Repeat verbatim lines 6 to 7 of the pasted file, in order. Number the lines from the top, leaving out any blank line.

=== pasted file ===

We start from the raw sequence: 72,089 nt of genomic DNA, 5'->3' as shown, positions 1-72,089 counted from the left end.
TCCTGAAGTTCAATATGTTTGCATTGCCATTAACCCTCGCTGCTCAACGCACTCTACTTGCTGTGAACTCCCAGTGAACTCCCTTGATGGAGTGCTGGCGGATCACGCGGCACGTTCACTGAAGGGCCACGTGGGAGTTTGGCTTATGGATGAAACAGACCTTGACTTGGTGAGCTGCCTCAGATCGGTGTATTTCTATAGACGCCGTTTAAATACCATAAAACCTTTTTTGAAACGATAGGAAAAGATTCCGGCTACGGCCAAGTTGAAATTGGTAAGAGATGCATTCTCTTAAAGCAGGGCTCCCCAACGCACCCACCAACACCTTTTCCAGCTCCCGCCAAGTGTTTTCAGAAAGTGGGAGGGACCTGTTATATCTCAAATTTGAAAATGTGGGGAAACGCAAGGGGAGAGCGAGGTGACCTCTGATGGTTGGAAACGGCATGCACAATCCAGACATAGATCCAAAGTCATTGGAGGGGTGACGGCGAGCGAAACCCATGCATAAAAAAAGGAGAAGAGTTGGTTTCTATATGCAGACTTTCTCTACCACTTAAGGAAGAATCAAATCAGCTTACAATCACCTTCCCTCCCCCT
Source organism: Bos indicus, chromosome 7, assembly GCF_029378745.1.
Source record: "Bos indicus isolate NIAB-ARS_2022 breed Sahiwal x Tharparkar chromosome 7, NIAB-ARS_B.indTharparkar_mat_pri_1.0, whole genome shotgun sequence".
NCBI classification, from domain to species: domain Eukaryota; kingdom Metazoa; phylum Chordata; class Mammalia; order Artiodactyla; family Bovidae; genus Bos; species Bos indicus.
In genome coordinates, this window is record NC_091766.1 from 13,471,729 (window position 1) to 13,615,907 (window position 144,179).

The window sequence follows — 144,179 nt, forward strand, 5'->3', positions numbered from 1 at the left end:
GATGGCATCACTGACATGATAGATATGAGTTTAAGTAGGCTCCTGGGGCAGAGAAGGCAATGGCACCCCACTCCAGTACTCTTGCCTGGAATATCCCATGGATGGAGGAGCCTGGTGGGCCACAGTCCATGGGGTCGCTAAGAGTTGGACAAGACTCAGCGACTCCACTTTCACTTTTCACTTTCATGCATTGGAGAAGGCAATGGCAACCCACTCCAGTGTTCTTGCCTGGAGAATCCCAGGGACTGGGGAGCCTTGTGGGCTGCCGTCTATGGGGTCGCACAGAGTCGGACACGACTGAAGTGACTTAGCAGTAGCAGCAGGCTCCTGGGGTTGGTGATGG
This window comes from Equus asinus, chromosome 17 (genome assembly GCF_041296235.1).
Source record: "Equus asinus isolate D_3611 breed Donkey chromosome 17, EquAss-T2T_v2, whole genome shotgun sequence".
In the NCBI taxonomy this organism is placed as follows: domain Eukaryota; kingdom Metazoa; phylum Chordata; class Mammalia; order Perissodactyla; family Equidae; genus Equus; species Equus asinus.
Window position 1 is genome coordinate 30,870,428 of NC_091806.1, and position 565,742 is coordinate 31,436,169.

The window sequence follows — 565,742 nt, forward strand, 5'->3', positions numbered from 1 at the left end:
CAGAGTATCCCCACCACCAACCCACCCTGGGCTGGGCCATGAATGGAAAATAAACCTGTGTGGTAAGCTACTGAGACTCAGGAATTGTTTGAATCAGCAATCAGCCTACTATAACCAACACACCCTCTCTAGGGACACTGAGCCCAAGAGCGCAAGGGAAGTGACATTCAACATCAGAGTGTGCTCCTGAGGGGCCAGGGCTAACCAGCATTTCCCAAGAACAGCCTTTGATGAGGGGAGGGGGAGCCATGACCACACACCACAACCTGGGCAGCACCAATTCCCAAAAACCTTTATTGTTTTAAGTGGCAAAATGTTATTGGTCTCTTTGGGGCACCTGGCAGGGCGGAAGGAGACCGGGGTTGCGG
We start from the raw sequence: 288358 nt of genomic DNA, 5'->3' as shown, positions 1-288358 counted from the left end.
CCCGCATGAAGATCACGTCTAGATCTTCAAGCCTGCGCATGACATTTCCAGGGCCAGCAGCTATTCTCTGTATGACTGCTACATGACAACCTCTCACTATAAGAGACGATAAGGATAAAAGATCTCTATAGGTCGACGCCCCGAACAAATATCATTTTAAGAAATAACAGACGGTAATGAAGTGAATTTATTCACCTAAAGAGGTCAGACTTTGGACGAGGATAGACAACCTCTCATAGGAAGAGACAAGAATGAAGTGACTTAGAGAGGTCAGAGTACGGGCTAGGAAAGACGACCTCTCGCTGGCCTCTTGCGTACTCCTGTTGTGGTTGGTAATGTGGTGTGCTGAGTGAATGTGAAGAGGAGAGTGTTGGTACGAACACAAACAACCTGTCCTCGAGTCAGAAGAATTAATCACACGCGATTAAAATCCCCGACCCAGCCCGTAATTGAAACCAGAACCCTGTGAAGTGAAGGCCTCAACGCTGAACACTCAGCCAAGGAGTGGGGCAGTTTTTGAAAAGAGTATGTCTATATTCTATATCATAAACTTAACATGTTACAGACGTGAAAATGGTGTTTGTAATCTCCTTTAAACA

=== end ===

In genome coordinates, this window is record NC_091766.1 from 13,471,729 (window position 1) to 13,615,907 (window position 144,179).

The window sequence follows — 144,179 nt, forward strand, 5'->3', positions numbered from 1 at the left end: